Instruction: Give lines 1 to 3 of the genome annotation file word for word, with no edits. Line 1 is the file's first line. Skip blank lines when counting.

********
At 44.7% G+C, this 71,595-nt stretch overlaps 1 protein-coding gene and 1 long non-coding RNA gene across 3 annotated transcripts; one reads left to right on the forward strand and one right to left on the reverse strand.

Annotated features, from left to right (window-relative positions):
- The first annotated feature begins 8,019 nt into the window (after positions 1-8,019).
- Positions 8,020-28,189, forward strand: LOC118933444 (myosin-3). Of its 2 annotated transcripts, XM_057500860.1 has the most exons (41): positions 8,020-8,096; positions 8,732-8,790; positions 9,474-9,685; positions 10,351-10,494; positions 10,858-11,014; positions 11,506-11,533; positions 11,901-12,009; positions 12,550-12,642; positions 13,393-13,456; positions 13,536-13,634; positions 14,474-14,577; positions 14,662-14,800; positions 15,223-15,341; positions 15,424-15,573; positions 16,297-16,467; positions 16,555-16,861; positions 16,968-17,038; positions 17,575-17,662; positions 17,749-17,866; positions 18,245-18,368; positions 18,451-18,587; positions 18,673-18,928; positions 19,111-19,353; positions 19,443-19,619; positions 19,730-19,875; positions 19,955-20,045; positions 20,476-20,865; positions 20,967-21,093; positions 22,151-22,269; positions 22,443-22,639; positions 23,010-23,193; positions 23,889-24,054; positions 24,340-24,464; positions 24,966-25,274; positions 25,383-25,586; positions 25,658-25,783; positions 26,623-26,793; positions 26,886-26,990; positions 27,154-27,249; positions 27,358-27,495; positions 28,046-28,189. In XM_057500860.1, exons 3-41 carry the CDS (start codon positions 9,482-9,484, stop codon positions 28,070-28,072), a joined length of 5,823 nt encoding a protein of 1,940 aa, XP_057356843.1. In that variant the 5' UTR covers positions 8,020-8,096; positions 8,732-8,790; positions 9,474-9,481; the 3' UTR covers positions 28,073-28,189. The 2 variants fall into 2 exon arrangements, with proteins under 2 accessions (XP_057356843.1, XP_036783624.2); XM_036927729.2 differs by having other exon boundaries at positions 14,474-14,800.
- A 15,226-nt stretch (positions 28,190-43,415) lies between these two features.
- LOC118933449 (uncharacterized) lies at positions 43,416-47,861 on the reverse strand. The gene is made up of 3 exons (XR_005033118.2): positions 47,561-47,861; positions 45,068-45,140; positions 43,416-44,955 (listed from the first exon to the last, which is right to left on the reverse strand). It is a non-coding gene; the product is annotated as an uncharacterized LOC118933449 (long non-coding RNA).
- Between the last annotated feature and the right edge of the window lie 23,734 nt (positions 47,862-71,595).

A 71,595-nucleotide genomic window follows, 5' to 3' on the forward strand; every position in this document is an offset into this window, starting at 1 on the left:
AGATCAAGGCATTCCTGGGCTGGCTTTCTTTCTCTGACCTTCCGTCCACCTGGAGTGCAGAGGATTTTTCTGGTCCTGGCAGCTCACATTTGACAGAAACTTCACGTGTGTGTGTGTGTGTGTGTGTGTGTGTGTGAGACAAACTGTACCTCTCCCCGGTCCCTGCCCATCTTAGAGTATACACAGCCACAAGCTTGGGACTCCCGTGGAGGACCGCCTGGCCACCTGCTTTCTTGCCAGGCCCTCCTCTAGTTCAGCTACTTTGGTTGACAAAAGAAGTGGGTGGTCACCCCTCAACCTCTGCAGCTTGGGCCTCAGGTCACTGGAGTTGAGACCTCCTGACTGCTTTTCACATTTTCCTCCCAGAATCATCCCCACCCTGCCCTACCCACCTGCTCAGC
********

At 44.7% G+C, this 71,595-nt stretch overlaps 1 protein-coding gene and 1 long non-coding RNA gene across 3 annotated transcripts; one reads left to right on the forward strand and one right to left on the reverse strand.

Annotated features, from left to right (window-relative positions):
- The first annotated feature begins 8,019 nt into the window (after positions 1-8,019).